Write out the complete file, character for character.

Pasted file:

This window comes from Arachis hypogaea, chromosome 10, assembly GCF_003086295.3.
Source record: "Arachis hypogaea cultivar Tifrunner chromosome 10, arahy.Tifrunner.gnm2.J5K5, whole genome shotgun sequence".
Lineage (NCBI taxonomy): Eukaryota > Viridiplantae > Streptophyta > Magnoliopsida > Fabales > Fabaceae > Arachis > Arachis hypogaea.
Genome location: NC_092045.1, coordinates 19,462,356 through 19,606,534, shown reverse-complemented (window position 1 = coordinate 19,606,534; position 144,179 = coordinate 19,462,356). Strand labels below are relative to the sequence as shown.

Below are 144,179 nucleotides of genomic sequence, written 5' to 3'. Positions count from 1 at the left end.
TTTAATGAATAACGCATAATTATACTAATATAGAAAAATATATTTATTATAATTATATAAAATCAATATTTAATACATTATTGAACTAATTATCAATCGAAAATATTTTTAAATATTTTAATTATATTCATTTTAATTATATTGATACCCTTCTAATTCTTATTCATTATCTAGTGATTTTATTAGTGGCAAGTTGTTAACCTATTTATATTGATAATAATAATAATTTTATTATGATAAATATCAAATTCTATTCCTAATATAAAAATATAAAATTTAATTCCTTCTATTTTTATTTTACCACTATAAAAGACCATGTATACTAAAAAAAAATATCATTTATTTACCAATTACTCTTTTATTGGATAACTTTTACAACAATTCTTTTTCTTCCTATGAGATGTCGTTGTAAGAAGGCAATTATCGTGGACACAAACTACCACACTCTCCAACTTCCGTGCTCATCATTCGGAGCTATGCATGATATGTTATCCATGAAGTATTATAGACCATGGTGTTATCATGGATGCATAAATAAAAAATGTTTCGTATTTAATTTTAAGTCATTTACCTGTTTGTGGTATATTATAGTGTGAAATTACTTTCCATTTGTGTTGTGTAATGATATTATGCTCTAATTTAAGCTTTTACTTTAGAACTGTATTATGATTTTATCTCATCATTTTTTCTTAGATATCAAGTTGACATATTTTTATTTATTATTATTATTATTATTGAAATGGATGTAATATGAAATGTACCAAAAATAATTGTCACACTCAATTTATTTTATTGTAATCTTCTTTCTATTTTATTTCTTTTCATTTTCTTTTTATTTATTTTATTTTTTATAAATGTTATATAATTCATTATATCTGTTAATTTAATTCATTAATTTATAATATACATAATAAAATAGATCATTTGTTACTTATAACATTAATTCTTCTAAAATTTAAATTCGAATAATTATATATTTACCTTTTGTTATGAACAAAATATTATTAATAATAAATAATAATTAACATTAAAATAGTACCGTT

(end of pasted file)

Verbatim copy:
This window comes from Arachis hypogaea, chromosome 10, assembly GCF_003086295.3.
Source record: "Arachis hypogaea cultivar Tifrunner chromosome 10, arahy.Tifrunner.gnm2.J5K5, whole genome shotgun sequence".
Lineage (NCBI taxonomy): Eukaryota > Viridiplantae > Streptophyta > Magnoliopsida > Fabales > Fabaceae > Arachis > Arachis hypogaea.
Genome location: NC_092045.1, coordinates 19,462,356 through 19,606,534, shown reverse-complemented (window position 1 = coordinate 19,606,534; position 144,179 = coordinate 19,462,356). Strand labels below are relative to the sequence as shown.

Below are 144,179 nucleotides of genomic sequence, written 5' to 3'. Positions count from 1 at the left end.
TTTAATGAATAACGCATAATTATACTAATATAGAAAAATATATTTATTATAATTATATAAAATCAATATTTAATACATTATTGAACTAATTATCAATCGAAAATATTTTTAAATATTTTAATTATATTCATTTTAATTATATTGATACCCTTCTAATTCTTATTCATTATCTAGTGATTTTATTAGTGGCAAGTTGTTAACCTATTTATATTGATAATAATAATAATTTTATTATGATAAATATCAAATTCTATTCCTAATATAAAAATATAAAATTTAATTCCTTCTATTTTTATTTTACCACTATAAAAGACCATGTATACTAAAAAAAAATATCATTTATTTACCAATTACTCTTTTATTGGATAACTTTTACAACAATTCTTTTTCTTCCTATGAGATGTCGTTGTAAGAAGGCAATTATCGTGGACACAAACTACCACACTCTCCAACTTCCGTGCTCATCATTCGGAGCTATGCATGATATGTTATCCATGAAGTATTATAGACCATGGTGTTATCATGGATGCATAAATAAAAAATGTTTCGTATTTAATTTTAAGTCATTTACCTGTTTGTGGTATATTATAGTGTGAAATTACTTTCCATTTGTGTTGTGTAATGATATTATGCTCTAATTTAAGCTTTTACTTTAGAACTGTATTATGATTTTATCTCATCATTTTTTCTTAGATATCAAGTTGACATATTTTTATTTATTATTATTATTATTATTGAAATGGATGTAATATGAAATGTACCAAAAATAATTGTCACACTCAATTTATTTTATTGTAATCTTCTTTCTATTTTATTTCTTTTCATTTTCTTTTTATTTATTTTATTTTTTATAAATGTTATATAATTCATTATATCTGTTAATTTAATTCATTAATTTATAATATACATAATAAAATAGATCATTTGTTACTTATAACATTAATTCTTCTAAAATTTAAATTCGAATAATTATATATTTACCTTTTGTTATGAACAAAATATTATTAATAATAAATAATAATTAACATTAAAATAGTACCGTT